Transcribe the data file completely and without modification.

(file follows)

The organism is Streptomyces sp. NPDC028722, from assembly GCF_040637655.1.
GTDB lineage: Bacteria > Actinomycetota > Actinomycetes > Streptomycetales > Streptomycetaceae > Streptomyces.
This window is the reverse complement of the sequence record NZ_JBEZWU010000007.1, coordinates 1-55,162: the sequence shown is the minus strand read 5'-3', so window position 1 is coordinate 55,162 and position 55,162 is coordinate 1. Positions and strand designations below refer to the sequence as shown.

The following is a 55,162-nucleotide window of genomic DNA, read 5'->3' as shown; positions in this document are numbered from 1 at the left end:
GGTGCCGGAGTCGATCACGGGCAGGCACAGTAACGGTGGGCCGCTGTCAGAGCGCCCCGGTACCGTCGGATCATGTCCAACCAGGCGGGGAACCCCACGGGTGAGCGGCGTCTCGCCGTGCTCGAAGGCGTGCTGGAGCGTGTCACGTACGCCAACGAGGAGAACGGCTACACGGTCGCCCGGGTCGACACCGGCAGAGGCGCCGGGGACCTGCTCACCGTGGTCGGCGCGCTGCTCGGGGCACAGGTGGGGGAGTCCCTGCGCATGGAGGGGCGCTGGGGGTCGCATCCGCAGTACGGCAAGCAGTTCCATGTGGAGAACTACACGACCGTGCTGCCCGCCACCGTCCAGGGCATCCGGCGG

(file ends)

The organism is Streptomyces sp. NPDC028722, from assembly GCF_040637655.1.
GTDB lineage: Bacteria > Actinomycetota > Actinomycetes > Streptomycetales > Streptomycetaceae > Streptomyces.
This window is the reverse complement of the sequence record NZ_JBEZWU010000007.1, coordinates 1-55,162: the sequence shown is the minus strand read 5'-3', so window position 1 is coordinate 55,162 and position 55,162 is coordinate 1. Positions and strand designations below refer to the sequence as shown.

The following is a 55,162-nucleotide window of genomic DNA, read 5'->3' as shown; positions in this document are numbered from 1 at the left end:
GGTGCCGGAGTCGATCACGGGCAGGCACAGTAACGGTGGGCCGCTGTCAGAGCGCCCCGGTACCGTCGGATCATGTCCAACCAGGCGGGGAACCCCACGGGTGAGCGGCGTCTCGCCGTGCTCGAAGGCGTGCTGGAGCGTGTCACGTACGCCAACGAGGAGAACGGCTACACGGTCGCCCGGGTCGACACCGGCAGAGGCGCCGGGGACCTGCTCACCGTGGTCGGCGCGCTGCTCGGGGCACAGGTGGGGGAGTCCCTGCGCATGGAGGGGCGCTGGGGGTCGCATCCGCAGTACGGCAAGCAGTTCCATGTGGAGAACTACACGACCGTGCTGCCCGCCACCGTCCAGGGCATCCGGCGG